In his May 28 op-ed column on the World War II Memorial, Charles Krauthammer said that during the war America transcended "geography" and that "[i]ts fighting units mixed young men from every corner of America."
That's untrue. As The Post has reported [Metro, May 26], black U.S. soldiers were forced to serve in segregated units, most were not allowed to fight and many were subjected to the humiliation of seeing our enemies afforded privileges denied to black Americans. The Korean War was the first in U.S. history to transcend geography, class and ethnicity because it was the first war in which all Americans, regardless of ethnicity or race, fought together.
Americans have a tendency to engage in a bit of selective memory regarding "the good war." We want so badly to honor those who fought in World War II that we don't want to soil the memory of their sacrifice by mentioning the racial oppression that our own government and armed forces were responsible for at the time we were fighting for freedom around the world.
My grandfather served in Italy; I honor the sacrifices of our World War II soldiers. But I'm more proud of the armed forces we sent to Korea (and thereafter) because for the first time, we truly fought as one nation.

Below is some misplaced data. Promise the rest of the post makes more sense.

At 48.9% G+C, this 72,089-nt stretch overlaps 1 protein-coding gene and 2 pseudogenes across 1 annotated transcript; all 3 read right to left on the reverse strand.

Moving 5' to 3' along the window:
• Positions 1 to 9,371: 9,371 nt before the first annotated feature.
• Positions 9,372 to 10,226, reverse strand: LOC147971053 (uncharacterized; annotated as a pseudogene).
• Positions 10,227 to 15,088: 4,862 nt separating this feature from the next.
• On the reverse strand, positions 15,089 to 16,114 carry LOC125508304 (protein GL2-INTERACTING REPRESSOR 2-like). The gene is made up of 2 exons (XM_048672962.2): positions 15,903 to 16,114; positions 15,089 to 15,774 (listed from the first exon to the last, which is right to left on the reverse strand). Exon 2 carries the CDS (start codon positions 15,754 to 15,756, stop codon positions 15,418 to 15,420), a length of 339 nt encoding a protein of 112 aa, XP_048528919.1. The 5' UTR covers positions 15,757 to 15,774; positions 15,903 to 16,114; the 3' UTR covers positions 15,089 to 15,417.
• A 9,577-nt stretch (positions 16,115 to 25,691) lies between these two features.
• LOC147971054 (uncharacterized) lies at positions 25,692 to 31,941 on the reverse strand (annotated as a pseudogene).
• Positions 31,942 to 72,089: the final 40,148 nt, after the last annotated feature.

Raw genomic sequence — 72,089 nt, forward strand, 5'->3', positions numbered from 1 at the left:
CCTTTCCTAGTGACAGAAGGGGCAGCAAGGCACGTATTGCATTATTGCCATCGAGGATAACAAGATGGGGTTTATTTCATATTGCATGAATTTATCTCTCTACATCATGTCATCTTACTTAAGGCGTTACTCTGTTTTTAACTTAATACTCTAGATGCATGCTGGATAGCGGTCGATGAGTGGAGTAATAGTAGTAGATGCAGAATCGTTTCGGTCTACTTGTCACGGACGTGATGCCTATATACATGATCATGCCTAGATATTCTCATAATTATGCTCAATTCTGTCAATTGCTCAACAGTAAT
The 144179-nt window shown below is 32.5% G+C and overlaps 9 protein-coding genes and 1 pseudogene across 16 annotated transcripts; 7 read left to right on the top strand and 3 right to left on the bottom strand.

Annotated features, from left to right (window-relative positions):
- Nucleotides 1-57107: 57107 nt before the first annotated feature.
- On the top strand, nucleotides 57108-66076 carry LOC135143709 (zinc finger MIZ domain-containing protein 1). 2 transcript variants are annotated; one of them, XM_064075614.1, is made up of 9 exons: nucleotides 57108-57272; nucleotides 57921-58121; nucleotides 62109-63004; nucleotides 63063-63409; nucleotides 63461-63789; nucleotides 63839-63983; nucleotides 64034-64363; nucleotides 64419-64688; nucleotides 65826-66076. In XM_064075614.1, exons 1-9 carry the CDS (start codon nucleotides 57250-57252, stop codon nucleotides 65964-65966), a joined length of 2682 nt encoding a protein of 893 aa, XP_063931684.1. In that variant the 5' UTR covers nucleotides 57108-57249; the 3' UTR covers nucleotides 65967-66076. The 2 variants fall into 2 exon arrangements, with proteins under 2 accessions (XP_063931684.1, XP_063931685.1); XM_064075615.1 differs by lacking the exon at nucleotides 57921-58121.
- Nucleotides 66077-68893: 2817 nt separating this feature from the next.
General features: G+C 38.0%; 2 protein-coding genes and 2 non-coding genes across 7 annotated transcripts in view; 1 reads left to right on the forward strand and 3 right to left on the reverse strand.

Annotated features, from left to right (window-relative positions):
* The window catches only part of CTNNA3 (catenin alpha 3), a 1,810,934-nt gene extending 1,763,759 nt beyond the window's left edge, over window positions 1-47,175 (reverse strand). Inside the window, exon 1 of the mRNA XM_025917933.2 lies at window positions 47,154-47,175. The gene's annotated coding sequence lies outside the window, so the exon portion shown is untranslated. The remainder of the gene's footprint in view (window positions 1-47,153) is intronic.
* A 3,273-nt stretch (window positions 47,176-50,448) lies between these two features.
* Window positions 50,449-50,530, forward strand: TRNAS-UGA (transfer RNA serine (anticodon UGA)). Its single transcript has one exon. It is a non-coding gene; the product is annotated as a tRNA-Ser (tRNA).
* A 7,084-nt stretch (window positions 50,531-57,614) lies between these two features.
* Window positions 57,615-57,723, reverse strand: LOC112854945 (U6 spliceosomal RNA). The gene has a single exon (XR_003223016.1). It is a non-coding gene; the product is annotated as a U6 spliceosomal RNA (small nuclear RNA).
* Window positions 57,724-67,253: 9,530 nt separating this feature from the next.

DAVID G. MOSBY
Charles Krauthammer claimed that state (and town) did not matter in World War II. He might want to ask the people of Bedford, Va., about that. Because of its connections to the Virginia National Guard, the town lost more than two dozen of its sons on D-Day.
Mr. Krauthammer also should read James Bradley's "Flags of Our Fathers" about Iwo Jima and the death of Franklin Sousley, one of the flag raisers at Mount Suribachi and a son of Kentucky. That book would give him some idea of how Americans in that war did carry a loyalty to state -- in part because many served in National Guard units (by state) or enlisted with hometown buddies in the Marines so they could serve together. The five Sullivan brothers, who served together on a Navy cruiser, were Iowans. Did that mean something to them -- and to the people of Iowa?
Mr. Krauthammer's diatribe about what constitutes memorial architecture was misguided. The memorial is about a nation's attempt to give a belated thanks to the millions of men and women who risked everything they had in a fight to the death. We now can walk that plaza and contemplate that sacrifice, giving thanks to those still with us for what they did for us 60 years ago.
Charles Krauthammer's complaint about the uninspiring, monolithic blandness of the World War II Memorial on the Mall is well taken. Had the monument been built in 1946, we would be looking at bronzes of courageous soldiers and Marines carrying American flags up mountain peaks. A museum probably would show events such as the bombing of Dresden, emaciated American POWs, the atomic bomb, etc. Today we must content ourselves with a pablum of political correctness.